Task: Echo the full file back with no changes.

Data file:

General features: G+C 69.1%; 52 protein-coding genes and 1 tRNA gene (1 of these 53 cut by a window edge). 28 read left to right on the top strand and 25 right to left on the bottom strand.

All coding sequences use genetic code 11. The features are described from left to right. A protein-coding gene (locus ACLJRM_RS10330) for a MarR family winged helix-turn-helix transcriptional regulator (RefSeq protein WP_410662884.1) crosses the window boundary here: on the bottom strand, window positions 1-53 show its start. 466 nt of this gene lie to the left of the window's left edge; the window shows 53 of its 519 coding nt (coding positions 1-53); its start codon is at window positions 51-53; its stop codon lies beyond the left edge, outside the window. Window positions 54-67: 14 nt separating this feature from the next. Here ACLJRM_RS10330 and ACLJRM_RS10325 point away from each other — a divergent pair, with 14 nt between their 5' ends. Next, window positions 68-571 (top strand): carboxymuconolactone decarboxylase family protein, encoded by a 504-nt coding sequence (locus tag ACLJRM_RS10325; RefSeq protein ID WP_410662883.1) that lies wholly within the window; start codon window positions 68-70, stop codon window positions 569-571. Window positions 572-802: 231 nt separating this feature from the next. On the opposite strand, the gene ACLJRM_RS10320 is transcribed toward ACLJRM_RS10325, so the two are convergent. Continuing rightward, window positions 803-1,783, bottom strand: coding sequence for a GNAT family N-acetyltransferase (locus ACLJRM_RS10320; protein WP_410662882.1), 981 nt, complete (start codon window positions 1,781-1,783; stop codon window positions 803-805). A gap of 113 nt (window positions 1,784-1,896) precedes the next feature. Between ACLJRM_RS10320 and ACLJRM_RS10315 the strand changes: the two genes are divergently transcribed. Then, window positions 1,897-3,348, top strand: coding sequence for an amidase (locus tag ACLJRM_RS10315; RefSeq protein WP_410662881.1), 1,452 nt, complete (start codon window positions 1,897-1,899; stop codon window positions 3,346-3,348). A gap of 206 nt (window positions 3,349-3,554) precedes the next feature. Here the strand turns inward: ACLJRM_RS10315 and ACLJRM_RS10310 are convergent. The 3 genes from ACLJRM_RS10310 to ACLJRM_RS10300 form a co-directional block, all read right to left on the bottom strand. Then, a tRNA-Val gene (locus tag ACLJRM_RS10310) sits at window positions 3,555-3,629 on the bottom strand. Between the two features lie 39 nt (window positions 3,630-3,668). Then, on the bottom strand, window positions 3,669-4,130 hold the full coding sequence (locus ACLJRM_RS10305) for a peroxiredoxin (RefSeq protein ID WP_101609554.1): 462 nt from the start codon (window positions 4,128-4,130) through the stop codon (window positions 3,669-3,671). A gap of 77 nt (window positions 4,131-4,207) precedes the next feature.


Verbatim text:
General features: G+C 69.1%; 52 protein-coding genes and 1 tRNA gene (1 of these 53 cut by a window edge). 28 read left to right on the top strand and 25 right to left on the bottom strand.

All coding sequences use genetic code 11. The features are described from left to right. A protein-coding gene (locus ACLJRM_RS10330) for a MarR family winged helix-turn-helix transcriptional regulator (RefSeq protein WP_410662884.1) crosses the window boundary here: on the bottom strand, window positions 1-53 show its start. 466 nt of this gene lie to the left of the window's left edge; the window shows 53 of its 519 coding nt (coding positions 1-53); its start codon is at window positions 51-53; its stop codon lies beyond the left edge, outside the window. Window positions 54-67: 14 nt separating this feature from the next. Here ACLJRM_RS10330 and ACLJRM_RS10325 point away from each other — a divergent pair, with 14 nt between their 5' ends. Next, window positions 68-571 (top strand): carboxymuconolactone decarboxylase family protein, encoded by a 504-nt coding sequence (locus tag ACLJRM_RS10325; RefSeq protein ID WP_410662883.1) that lies wholly within the window; start codon window positions 68-70, stop codon window positions 569-571. Window positions 572-802: 231 nt separating this feature from the next. On the opposite strand, the gene ACLJRM_RS10320 is transcribed toward ACLJRM_RS10325, so the two are convergent. Continuing rightward, window positions 803-1,783, bottom strand: coding sequence for a GNAT family N-acetyltransferase (locus ACLJRM_RS10320; protein WP_410662882.1), 981 nt, complete (start codon window positions 1,781-1,783; stop codon window positions 803-805). A gap of 113 nt (window positions 1,784-1,896) precedes the next feature. Between ACLJRM_RS10320 and ACLJRM_RS10315 the strand changes: the two genes are divergently transcribed. Then, window positions 1,897-3,348, top strand: coding sequence for an amidase (locus tag ACLJRM_RS10315; RefSeq protein WP_410662881.1), 1,452 nt, complete (start codon window positions 1,897-1,899; stop codon window positions 3,346-3,348). A gap of 206 nt (window positions 3,349-3,554) precedes the next feature. Here the strand turns inward: ACLJRM_RS10315 and ACLJRM_RS10310 are convergent. The 3 genes from ACLJRM_RS10310 to ACLJRM_RS10300 form a co-directional block, all read right to left on the bottom strand. Then, a tRNA-Val gene (locus tag ACLJRM_RS10310) sits at window positions 3,555-3,629 on the bottom strand. Between the two features lie 39 nt (window positions 3,630-3,668). Then, on the bottom strand, window positions 3,669-4,130 hold the full coding sequence (locus ACLJRM_RS10305) for a peroxiredoxin (RefSeq protein ID WP_101609554.1): 462 nt from the start codon (window positions 4,128-4,130) through the stop codon (window positions 3,669-3,671). A gap of 77 nt (window positions 4,131-4,207) precedes the next feature.